by Anine Myhre Jensen
«Oh no! It`s that time of the year again». These days many organizations kick off the season with goal setting processes. These goals will become the foundation for performance reviews that determine whether your performance is at the expected level. Maybe you have had ongoing conversations with your manager regarding your performance throughout the year, or perhaps you are among those who have little face time with your manager and the appraisal is the main arena where you discuss development and performance. Regardless, the chances are high that you question the accuracy and objectivity of your performance review at the end of the appraisal process.
So why do we question a process that is supposedly rigged to create an objective platform for evaluating performance?
With good reason. Our brain is wired in such a way that it will organize information into categories in order to process it more easily. This can lead us to make snap judgements about people based on factors that are completely unrelated to their performance. These biases can demolish evaluations and make the performance review both inaccurate and unfair.
Research shows that a range of biases and common behaviours can can give either a positive or negative spin on a performance review.
- In performance reviews, managers may recall or interpret information in a way that confirms their preconceptions about the employee, also known as confirmation bias: «I knew she wouldn’t be able to reach this goal, as she has said that this is not her strongest suit».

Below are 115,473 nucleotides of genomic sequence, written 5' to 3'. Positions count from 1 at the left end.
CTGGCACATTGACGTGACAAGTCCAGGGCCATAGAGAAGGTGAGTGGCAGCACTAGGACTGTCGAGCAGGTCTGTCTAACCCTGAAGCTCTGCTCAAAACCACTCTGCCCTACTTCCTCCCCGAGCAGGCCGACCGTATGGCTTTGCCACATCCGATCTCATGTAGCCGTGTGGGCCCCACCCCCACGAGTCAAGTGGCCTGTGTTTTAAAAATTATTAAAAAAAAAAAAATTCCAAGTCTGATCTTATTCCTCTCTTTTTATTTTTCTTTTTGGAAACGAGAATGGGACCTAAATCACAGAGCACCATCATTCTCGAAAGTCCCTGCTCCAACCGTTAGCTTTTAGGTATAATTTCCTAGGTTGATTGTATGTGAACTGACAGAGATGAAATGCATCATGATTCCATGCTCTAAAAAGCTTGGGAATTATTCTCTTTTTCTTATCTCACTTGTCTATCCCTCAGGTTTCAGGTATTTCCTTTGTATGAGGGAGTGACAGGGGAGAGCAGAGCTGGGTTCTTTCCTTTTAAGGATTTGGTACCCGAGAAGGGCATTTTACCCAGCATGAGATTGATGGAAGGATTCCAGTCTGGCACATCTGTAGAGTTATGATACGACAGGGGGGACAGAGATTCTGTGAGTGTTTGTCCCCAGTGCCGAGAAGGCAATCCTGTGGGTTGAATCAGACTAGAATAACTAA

- Similarly, the feedback may be that «Christine does not claim the space she´s given. She needs to be more confident when managing project meetings,» while «Christopher needs to focus more on developing his skills in meeting management». Here, the same problem is viewed positively or negatively. Could it be related to whether the employee is male or female, also known as gender bias?
- The Halo effect, where one positive trait is assumed to be linked to others, is often a consequence of our natural tendency to favor people that are similar to us: «His communication style is very direct, which reminds me of myself». These biases may lead to some employees receiving more coaching and support, which again leads to better performance and thus better reviews.
However, biases do not only affect managers who rate. When asked to evaluate their own performance, some employees may consequently rate themselves high even if their performance has not been that great.
- Top performers, on the other hand, may be inclined to rate themselves lower. This is known as the Dunning Kruger effect, which happens when ratings are corrupted through a lack of knowledge about ones poor performance. Poor performers may rate themselves higher simply because they do not have enough knowledge about what is expected of them and what they should do differently.
Here are some steps you can take to overcome these biases, ensuring more objectivity in your evaluations;
- To ensure reliable and constructive feedback, create task specific evaluation criteria
- Gather evaluations from several sources, such as clients and colleagues, on specific tasks..
- Discuss performance continuously throughout the year to make sure employees have a clear understanding of what is expected of them. This will also help managers recall their employees` performance more accurately.